What’s your favorite Beatle single.

Think about this now. Rank your top five. There were 22 it seems, in the UK. The Guardian has their own take. You can find it here. My favorite was Eight Days A Week, I own it, but it seems it wasn’t released in the UK. Reading the story I guess I understand the writer’s thinking, but he’s out of his mind. Here’s the My Sharonna of the birth of rock/pop music. No doubt.

https://www.youtube.com/watch?v=I2rkW0Tu3H8

Daniel Johnston is Dead.

Sometime in the late 80s I had, with partners, a film company. People would send us tapes of their films, in hopes that we could find a way to help them get their film distributed. In any case, a guy from Chicago sent me a film, I think it called Reconstruction, and I think I liked it just fine. I think that now because I got to the end credits, under which played a simple song simply arranged sung in an innocent and tuneful bleat. I watched through the credits to find out that the singer was Daniel Johnston. The song wasn’t this one:
Johnston went on to have an interesting career as an indie artist, one known for his struggles with bipolarity and the charmingly appealing art he made, as well as many collaborations and tributes by admirers such as Kurt Cobain and Tom Waits. For more you can read his obit in the Guardian here. My period of Johnston fandom was fairly short, the sound of innocence and wonder wear down after a while, but this song is a keeper:

Robert Frank is Dead.

Frank created a book of photographs called The Americans back in the 50s. It’s a terrific book of strikingly straightforward and revealing images full of, um, Americans.
Jack Kerouac wrote the introduction to The Americans, an obvious choice at the moment On the Road ruled the world. Kerouac also wrote and narrated Frank’s first film, a shambling tale of New York City’s bohemian lives, called Pull My Daisy. You can view it here. Frank, of course, took the photos that made up the collagey cover of the Rolling Stones Exile on Main Street.
Frank also made a tour documentary with the Stones at about the same time. It is called Cocksucker Blues and the Stones, who have said they thought the film was excellent, sued to keep it from being released because its explicit sex and drug scenes were too much even for them. A deal was reached that allowed Frank to show the movie five times a year provided he was in attendance. I remember one year leaving the Rolling Stone magazine Christmas party early to see the film at the Anthology Film Archives on the Lower East Side of Manhattan. You can find the film in pieces on You Tube, from time to time. Frank clearly wasn’t policing the copyright, nor were the Stones, as evidenced by this music video that uses some of the film.
Frank also made some dramatic films that drew notice, though the only one I saw was a shambling road picture featuring a who’s who of cool rock dudes in the late 80s (I’m talking guys named Johansen, Waits and Strummer, plus Leon Redbone).
This is the trailer with French titles.
This seems to be the whole film with German titles.
Final bonus video with Frank’s Super 8 film of the Stones.

Link: Liz Phair Interview

Liz Phair has some books coming out soon. I’m not clear based on the story, but it seems like two memoirs are on their way. I’m a fan but that idea didn’t excite me until I read this interview with Rob Tannenbaum, which dropped on vulture.com today. I’ve been a big Liz Phair fan from the beginning, so big that I actually really liked her 2003 eponymously named Liz Phair elpee, which was given a provocative 0.0 (on a scale of 10) rating by Pitchfork. It also provoked attacks on Phair by Meghan O’Rourke and others, who should all have known better. My point isn’t that Phair is bulletproof. You’re entitled to dislike her music, obviously, which is odd and aggressive and indie most of the time, on the merits (or demerits), but she is an artist with a long history of putting her heart and soul on the line. In her defense, at some point (after four or five albums, let’s say) she should have earned trust instead of enmity from those who admired those early albums. She’s a singer songwriter, give her a break (I would think would be the default), but they turned on her brutally, dismissively. It was terrible. That issue was tackled 16 years ago, and mercifully Phair is still kicking it Today we have a woman who is putting on hot shows (I saw her in Denver and Brooklyn recently) and despite her protestations about stage fright she seems like a live wire living for the spotlight.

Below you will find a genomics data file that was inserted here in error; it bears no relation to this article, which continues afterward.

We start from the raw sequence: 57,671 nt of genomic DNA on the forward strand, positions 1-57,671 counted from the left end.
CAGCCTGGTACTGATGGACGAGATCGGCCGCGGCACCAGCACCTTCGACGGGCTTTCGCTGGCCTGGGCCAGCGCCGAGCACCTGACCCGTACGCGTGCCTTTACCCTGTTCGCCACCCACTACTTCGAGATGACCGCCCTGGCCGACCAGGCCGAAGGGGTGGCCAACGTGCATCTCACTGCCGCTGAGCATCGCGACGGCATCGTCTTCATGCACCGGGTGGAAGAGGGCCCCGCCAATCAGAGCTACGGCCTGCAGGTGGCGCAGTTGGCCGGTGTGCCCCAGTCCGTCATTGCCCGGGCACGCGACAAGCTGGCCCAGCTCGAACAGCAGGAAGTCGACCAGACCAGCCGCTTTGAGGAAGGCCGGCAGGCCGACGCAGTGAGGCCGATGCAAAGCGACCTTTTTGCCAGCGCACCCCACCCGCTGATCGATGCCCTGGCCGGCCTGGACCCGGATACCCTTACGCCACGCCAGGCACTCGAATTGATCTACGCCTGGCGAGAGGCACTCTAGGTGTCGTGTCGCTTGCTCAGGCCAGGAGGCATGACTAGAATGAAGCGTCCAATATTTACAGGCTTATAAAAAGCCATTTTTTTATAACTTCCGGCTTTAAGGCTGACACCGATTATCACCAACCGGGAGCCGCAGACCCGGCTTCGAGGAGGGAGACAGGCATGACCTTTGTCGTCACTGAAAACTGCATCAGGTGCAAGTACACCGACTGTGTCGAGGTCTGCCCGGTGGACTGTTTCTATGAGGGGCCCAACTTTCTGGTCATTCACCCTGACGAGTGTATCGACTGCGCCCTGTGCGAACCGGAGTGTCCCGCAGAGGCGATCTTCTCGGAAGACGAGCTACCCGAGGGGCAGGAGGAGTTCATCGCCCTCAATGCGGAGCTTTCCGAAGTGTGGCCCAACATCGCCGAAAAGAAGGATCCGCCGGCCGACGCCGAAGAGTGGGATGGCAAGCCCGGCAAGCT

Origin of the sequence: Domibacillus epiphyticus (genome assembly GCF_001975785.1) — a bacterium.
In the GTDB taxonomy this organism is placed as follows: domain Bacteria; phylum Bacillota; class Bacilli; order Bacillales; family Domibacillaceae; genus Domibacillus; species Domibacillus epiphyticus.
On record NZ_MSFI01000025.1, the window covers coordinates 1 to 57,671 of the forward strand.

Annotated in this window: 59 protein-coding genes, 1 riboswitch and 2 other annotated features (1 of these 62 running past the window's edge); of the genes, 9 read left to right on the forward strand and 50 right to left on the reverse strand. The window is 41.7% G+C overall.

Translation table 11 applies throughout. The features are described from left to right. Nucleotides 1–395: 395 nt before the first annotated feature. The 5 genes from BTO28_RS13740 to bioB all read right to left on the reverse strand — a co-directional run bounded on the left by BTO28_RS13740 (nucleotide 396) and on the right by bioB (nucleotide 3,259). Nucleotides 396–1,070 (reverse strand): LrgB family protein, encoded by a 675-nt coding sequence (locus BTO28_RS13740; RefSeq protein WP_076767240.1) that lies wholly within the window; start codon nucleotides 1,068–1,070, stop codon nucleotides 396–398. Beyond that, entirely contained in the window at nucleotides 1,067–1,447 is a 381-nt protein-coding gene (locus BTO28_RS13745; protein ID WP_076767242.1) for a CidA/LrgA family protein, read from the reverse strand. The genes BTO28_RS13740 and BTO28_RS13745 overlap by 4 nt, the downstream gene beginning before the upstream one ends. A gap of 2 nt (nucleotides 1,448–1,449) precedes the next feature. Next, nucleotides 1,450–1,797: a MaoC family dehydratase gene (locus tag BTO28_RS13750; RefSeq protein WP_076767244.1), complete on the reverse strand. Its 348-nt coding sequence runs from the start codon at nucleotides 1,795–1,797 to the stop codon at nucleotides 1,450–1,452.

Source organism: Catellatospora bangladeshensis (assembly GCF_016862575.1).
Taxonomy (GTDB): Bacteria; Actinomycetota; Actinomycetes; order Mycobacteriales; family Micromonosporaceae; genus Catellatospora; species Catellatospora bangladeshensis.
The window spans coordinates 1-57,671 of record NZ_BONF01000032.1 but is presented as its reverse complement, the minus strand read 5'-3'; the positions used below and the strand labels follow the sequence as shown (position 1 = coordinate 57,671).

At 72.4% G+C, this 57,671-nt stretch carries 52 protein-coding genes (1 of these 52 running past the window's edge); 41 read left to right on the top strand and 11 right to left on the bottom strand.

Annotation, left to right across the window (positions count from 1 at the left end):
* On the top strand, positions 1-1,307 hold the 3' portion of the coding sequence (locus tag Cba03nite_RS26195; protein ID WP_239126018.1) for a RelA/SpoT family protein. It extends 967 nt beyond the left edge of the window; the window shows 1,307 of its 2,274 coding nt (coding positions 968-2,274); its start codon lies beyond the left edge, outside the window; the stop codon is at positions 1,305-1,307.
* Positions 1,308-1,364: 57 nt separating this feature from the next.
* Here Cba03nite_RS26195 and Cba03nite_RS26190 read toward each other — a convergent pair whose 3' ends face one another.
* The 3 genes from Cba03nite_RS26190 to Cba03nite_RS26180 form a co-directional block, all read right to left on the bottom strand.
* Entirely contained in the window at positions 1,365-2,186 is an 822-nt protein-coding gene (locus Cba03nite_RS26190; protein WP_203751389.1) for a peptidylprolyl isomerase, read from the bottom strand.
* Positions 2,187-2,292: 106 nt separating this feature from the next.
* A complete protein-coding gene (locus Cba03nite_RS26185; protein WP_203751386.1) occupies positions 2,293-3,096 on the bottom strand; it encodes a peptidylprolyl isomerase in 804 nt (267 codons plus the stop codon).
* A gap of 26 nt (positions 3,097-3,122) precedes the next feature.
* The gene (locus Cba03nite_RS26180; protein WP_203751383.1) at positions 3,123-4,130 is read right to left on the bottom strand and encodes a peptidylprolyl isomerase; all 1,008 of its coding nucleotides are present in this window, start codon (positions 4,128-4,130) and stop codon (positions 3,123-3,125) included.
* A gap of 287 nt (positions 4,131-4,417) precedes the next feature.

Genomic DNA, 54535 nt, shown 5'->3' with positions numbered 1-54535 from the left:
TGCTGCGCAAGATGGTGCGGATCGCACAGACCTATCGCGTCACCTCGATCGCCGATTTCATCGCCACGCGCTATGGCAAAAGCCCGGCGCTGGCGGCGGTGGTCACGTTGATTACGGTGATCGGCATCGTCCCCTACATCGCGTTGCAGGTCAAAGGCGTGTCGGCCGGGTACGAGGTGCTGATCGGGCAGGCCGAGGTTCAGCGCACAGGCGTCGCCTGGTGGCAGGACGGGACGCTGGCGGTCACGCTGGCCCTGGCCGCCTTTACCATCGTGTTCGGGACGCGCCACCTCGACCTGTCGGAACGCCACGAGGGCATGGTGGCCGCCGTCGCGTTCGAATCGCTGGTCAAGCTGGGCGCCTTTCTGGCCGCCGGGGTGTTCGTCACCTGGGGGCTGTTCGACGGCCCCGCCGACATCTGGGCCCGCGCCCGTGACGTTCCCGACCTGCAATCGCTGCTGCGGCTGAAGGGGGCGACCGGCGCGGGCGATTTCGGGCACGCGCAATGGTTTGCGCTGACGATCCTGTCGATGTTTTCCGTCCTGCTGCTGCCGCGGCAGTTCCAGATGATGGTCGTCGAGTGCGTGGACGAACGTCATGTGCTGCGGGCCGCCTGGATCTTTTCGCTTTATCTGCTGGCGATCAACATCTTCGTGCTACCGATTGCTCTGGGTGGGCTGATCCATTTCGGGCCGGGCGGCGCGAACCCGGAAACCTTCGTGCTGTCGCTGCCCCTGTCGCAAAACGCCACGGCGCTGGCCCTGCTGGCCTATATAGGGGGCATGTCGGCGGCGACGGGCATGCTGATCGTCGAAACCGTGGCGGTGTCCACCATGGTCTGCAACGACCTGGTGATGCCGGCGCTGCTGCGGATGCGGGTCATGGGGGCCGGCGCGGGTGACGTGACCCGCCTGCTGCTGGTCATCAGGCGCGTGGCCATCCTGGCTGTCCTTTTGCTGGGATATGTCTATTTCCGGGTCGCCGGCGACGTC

This post is about the interview with Tannenbaum, in which Phair talks about a lot of things that wouldn’t be the first thing you think about a singer-songwriter promoting a book. Or two. But it’s also a chance to thumb our noses at Pitchfork and the others who dismissed the woman rather than engage with what she was trying to do. If you didn’t understand Phair you might think this commercial move was reprehensible, but it’s way more interesting to think about how that reviled album differs from both Brittany and all the indie expectations that provoked the haters.

It Should Have Been Me X 2

My friend Rael posted about a girl group called the Fortune Cookies on Facebook. They have a record called It Should Have Been Me. Good song, standard girl group arrangement. The video uses The Graduate well. https://youtu.be/a7da84nRkKY But of course things don’t stop there. There is, it turns out, another song called It Should Have Been Me with a wedding theme, and a totally different sound. Also well worth hearing.

Donnie Fritts Has Died

I’m always feel badly when I learn way too late about a songwriter who wrote a song I really like. Donnie Fritts wrote Breakfast in Bed, which was recorded by Dusty Springfield, with Eddie Hinton. He also wrote, with Hinton, the Box Tops’ Choo Choo Train. There is an obit here, an interesting guy who led an interesting life, never finding the fame but being famous all over.